A knight in armor, Medieval Times Dinner & Tournament. Source: (Photo by Roberto Machado Noa/LightRocket via Getty Images)
Beginning in the 1400s, warriors devised a new way to keep them uninjured during battle—suits of armor. These mostly-metal protective garments not only kept the wearers safer in sword fights; they gave rise to the highly-romanticized images of knights that we have today. Let’s look at what suits of armor were really like for the medieval knight.
The Protection of Metal
Improvements in metallurgy in the Middle Ages contributed to the rise of suits of armor. Also called plate armor, the metal was the best way to protect the fighter from being slashed apart by a sword or pierced with a lance or pikes so pieces of metal were pounded flat and used to fashion a protective garment. The pieces of metal were held together by chains or leather straps.
Suits of Armor and Blunt Force Trauma
While suits of armor were helpful protection from sword and dagger attacks, they were less effective at keeping the wearer safe from forceful hits. Weapons such as war hammers, maces, and poleaxes could still be deadly to the warrior because the metal suit did little to prevent injuries from blunt force trauma. The knight could die from a concussion or head injury if struck on the head with one of these weapons, even if he were wearing a metal helmet.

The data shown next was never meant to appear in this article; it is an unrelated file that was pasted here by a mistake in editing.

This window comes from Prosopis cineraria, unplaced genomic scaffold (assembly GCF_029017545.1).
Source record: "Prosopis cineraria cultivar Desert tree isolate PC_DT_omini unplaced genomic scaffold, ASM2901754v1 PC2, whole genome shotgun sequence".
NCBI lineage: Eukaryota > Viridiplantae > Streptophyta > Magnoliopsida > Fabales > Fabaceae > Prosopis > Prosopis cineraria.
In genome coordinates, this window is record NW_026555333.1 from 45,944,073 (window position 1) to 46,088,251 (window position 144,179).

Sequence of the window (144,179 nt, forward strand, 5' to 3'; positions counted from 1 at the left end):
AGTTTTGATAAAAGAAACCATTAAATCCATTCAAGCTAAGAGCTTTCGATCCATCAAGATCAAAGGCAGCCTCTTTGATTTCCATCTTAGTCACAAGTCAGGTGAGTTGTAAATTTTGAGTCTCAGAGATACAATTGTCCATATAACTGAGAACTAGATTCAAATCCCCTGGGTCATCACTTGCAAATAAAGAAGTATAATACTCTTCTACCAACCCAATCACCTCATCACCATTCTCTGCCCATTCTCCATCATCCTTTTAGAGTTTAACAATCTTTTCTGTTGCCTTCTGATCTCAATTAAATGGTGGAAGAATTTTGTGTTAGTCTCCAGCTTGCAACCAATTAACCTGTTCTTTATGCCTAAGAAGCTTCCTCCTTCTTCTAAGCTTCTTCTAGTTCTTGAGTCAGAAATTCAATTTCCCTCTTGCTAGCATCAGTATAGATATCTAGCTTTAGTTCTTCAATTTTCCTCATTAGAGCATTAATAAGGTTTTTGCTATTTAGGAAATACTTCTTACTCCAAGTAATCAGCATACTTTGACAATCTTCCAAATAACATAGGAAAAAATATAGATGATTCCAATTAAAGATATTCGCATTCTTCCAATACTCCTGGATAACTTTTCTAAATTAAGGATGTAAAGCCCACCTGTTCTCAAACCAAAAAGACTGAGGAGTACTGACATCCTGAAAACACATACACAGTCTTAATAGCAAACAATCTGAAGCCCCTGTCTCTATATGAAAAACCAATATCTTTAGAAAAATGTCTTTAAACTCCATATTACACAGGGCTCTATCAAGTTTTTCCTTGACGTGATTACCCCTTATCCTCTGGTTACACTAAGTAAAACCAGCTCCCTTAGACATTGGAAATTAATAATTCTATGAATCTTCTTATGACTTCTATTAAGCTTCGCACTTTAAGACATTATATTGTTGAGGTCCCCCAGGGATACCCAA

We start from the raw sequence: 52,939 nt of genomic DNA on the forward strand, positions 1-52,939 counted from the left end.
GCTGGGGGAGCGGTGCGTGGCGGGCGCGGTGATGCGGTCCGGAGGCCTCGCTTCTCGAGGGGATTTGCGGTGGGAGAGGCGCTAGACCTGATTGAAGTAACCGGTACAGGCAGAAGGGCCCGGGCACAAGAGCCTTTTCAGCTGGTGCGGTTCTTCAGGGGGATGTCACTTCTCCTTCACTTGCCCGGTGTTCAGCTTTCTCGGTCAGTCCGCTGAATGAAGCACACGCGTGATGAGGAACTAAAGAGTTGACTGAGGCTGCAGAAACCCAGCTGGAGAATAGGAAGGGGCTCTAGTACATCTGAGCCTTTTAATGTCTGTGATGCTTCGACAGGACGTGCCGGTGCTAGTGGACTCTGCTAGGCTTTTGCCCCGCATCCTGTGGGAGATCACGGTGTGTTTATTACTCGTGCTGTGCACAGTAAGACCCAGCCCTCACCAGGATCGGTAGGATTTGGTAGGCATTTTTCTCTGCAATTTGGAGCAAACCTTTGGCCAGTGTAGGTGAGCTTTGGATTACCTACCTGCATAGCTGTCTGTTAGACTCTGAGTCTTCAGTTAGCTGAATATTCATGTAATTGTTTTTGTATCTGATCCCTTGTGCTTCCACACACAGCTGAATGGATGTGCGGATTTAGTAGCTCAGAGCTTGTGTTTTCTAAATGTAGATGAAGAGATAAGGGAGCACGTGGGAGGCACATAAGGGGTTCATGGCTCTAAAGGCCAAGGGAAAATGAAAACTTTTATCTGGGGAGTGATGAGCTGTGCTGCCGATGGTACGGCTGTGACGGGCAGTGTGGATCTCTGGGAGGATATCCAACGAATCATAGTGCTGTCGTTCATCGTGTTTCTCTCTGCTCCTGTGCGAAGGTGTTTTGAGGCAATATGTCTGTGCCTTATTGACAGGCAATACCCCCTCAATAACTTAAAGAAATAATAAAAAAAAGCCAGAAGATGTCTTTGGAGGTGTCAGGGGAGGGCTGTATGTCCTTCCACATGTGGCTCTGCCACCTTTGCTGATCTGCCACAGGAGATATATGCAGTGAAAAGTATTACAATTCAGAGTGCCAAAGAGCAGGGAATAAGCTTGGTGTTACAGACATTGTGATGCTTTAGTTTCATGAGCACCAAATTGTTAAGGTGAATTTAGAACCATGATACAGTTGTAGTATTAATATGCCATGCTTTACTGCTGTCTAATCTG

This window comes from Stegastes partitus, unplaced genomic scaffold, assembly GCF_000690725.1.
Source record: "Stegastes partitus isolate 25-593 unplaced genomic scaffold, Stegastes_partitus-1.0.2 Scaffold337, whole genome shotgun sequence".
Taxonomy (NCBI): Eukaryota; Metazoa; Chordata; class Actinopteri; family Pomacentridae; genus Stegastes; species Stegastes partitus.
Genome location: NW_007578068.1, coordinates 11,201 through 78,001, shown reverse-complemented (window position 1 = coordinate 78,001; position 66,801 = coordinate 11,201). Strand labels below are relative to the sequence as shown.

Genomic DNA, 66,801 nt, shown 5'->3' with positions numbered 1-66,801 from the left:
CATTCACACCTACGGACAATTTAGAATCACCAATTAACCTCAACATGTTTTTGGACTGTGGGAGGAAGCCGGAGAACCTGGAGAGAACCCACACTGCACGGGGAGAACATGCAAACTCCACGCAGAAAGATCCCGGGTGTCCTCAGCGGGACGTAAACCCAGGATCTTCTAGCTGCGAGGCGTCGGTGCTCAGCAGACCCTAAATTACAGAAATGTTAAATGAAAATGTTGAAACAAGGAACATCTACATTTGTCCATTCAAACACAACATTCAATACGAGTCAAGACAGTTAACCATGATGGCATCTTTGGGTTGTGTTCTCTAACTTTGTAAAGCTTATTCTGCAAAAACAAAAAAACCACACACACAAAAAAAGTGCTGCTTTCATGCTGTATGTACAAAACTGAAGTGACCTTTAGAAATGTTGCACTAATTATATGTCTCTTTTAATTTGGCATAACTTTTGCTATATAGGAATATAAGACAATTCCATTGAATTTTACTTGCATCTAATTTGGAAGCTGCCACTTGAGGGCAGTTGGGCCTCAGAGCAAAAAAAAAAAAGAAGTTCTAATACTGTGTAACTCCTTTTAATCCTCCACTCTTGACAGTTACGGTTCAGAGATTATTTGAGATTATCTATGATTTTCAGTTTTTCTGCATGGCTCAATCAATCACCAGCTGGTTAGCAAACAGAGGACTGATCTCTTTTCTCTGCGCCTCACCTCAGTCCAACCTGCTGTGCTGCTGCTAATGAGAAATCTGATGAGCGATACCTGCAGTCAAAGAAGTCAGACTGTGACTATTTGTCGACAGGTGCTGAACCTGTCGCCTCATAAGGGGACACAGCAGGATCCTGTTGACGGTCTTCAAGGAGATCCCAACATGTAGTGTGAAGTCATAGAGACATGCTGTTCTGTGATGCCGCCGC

An English longbow. Source: (realmofhistory.com)
Suits of Armor and Arrows
When it came to arrows or bolts, the degree of protection ranged from suit of armor to suit of armor, and from arrow to arrow. If the metal plates on the suit of armor were thin enough or made of less-quality metal, and the arrow being shot was pointy enough and had enough velocity, it could pierce right through a suit of armor, killing or gravely injuring the knight. As suits of armor got better and better, so did the arrows. Weapon makers developed arrows that could be more effective against the suit of armor.
Suits of Armor were Costly
Depending on the quality of the metal and craftsmanship, the amount of coverage it provided, the time period, and geographic region of the knight, a suit of armor was a major purchase. For the cost of a suit of armor, a family could purchase a farm. They were so costly that only the elite class of professional knights and noblemen could afford to buy one. Common, low-ranking soldiers either did without, wore chainmail, or wore inferior armor.
Chainmail was not a knock-off version of suits of armor. In fact, chainmail was an effective form of protection in battle by itself. Made of metal that had been formed into wire and woven into a metal fabric, chainmail was lighter than armor and less expensive. It still wasn’t totally impenetrable. Arrows and spear points could piece the holes in the chainmail or enter through chinks in the metal caused by sword blows. For the professional knight, chainmail offered another line of defense in battle when worn in combination with a suit of armor. The chainmail protected the wearer’s body in places that the armor couldn’t.